James Woods has spent much of his on-screen career playing versions of himself, even spoofing that persona on HBO's "Entourage" in 2006, when he guest-starred opposite his real-life 20-year-old then-girlfriend, Ashley Madison.
Woods has been known to have fierce creative battles with some directors. He and Oliver Stone had protracted screaming matches on "Salvador." Stone later told GQ that Woods is a "lunatic" but well worth the price, and the two are friends and mutual admirers today.
Much of what has been written about him, Woods said in 1992, is "almost invariably stupid, and very often outright — actually, it seems to me, almost premeditated — lies."
"You get this sort of momentum, this kind of sleazy press momentum about people, that's really unfair," he continued. "Nick Nolte is a hero this year. For 20 years, they portrayed him as a wild man, drunk, crazy, all this stuff. Why don't we just look at his body of work and say, 'Do you think it's really true?' "
Woods, who said he wouldn't trade his career with any other actor, was particularly dismayed at the media's lack of interest in the acting process. And he resented being unable to shake being typecast as "perhaps America's most hostile actor."
Pauline Kael branded him with that title after he had won critical acclaim for the scummy murderers and creepy misfits he played in his earlier movies: "The Onion Field," "Videodrome" and "Against All Odds."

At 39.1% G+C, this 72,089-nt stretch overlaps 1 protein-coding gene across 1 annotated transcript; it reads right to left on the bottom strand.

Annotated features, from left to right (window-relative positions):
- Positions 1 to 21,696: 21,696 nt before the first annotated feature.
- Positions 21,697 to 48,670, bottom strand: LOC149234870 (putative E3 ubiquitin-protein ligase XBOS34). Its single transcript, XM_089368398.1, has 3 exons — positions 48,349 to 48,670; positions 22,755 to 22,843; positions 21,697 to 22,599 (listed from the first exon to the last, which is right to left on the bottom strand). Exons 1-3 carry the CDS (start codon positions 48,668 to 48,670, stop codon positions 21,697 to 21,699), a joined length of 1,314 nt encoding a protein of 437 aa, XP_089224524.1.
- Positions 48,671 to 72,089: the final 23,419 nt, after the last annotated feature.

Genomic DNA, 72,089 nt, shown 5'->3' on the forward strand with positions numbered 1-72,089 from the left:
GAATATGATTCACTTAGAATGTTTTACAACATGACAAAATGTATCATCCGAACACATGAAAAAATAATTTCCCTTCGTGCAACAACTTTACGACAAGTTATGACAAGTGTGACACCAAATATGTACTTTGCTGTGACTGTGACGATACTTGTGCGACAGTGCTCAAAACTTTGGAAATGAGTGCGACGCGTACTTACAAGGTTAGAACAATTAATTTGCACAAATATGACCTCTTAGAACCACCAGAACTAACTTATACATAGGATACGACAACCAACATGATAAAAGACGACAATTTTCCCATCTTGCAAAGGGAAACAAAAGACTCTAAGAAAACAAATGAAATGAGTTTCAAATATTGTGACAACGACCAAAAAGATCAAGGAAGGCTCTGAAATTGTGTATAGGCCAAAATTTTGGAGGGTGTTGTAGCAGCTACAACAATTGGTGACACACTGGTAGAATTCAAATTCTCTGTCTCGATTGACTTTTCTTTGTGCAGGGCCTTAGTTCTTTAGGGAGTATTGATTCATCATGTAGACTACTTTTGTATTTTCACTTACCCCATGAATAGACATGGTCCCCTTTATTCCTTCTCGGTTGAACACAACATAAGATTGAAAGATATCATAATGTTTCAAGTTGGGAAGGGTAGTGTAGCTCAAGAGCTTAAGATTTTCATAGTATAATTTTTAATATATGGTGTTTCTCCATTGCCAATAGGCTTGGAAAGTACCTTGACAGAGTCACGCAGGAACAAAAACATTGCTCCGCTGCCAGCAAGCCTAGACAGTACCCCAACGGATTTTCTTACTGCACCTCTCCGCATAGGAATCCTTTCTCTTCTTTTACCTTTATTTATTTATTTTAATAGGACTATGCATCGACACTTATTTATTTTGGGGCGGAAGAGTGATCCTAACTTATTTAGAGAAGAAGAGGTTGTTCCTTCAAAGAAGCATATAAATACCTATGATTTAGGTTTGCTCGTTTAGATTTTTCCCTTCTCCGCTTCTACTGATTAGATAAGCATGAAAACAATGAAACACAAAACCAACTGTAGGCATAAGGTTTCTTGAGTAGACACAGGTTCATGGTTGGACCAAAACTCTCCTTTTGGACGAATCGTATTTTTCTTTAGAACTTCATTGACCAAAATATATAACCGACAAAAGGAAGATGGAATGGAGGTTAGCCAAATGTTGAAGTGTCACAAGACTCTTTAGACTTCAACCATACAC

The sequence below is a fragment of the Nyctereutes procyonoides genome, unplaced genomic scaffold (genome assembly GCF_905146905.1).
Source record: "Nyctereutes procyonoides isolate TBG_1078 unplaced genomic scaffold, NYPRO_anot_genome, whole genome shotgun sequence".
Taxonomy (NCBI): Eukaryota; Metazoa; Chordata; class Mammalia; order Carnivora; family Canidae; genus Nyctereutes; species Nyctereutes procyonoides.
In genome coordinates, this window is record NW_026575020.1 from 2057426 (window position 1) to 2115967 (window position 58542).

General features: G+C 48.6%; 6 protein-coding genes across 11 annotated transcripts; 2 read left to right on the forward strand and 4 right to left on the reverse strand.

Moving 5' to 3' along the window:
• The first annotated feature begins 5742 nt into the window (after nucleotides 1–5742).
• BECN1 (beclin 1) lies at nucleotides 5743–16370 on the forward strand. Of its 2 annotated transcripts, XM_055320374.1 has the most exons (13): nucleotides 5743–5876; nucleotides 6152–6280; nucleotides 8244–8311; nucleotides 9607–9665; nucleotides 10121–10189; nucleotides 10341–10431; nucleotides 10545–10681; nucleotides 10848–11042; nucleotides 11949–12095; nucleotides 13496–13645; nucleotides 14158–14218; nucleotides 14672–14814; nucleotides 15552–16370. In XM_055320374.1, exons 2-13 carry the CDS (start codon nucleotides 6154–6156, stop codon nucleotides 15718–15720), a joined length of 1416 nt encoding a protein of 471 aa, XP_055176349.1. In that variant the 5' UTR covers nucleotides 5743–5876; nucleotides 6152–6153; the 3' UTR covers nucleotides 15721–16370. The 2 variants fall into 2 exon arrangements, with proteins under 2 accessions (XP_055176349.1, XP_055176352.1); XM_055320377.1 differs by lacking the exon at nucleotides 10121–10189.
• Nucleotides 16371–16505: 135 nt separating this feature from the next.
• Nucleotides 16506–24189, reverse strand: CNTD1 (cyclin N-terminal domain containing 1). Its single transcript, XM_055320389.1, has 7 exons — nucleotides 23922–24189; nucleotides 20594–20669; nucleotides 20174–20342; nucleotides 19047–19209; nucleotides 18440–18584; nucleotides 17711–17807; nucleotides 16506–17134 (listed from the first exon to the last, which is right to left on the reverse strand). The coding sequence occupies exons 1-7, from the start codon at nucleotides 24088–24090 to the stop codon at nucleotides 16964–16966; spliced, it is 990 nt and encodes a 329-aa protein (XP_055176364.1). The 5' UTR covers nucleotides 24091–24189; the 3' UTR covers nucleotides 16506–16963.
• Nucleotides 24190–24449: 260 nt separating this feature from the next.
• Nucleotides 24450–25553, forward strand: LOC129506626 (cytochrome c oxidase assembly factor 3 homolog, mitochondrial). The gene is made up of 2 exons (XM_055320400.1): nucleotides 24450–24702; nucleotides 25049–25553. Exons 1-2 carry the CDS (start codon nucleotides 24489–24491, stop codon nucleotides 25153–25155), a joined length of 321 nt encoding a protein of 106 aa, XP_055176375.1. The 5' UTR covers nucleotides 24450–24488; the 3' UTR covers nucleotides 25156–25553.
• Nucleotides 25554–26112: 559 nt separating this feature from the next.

Woods said the hostile tag is just not true. " 'The Onion Field' got people thinking a certain way about me that really is not a reflection of who I am," he said. "I'd have been better off as one of the cops who got shot.
"I always say to people, 'Gee, in the same year I made "Holocaust," where I played this artist who's beaten to death and dies in Auschwitz, and who was one of the most fragile people who ever lived. If you put those two people together, maybe you'll see that it was, like, just some good old hard work and acting.'
"Maybe I'm not. Maybe I'm not intense. Just maybe it's possible. If anyone bothered to go beyond the cheap thrills of selling papers and tabloids, it'd be wonderful to find out this inside secret."
Among Woods' films are "Once Upon a Time in America," "Ghosts of Mississippi" and "Casino." He voiced Hades in Disney's 1997 animated "Hercules" and also starred for two season on the CBS legal drama "Shark."
|1996||Best Supporting Actor||Ghosts of Mississippi||Nomination|